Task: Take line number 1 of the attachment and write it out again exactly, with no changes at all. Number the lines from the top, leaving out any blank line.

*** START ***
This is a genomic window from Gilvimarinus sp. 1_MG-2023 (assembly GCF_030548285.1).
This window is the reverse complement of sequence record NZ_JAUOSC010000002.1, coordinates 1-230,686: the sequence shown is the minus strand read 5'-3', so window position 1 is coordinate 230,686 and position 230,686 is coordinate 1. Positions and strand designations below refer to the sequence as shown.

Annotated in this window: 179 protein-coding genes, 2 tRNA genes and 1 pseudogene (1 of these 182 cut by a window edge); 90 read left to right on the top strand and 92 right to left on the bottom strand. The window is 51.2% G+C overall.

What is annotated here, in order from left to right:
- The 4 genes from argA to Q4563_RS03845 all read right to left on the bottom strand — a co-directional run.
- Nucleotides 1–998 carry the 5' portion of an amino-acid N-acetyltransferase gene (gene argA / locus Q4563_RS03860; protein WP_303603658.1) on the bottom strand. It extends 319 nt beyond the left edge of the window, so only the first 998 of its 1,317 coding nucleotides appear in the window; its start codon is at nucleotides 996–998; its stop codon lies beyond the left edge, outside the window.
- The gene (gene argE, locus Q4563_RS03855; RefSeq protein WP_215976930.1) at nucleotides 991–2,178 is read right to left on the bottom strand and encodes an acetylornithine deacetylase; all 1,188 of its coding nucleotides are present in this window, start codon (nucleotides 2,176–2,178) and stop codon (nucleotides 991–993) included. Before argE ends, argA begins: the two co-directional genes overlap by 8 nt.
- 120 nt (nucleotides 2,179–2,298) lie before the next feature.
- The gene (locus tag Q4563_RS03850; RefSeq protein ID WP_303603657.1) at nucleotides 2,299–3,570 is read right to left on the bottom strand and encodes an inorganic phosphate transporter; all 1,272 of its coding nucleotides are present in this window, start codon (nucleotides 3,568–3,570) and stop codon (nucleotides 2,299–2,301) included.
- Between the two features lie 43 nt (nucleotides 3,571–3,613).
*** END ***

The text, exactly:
This is a genomic window from Gilvimarinus sp. 1_MG-2023 (assembly GCF_030548285.1).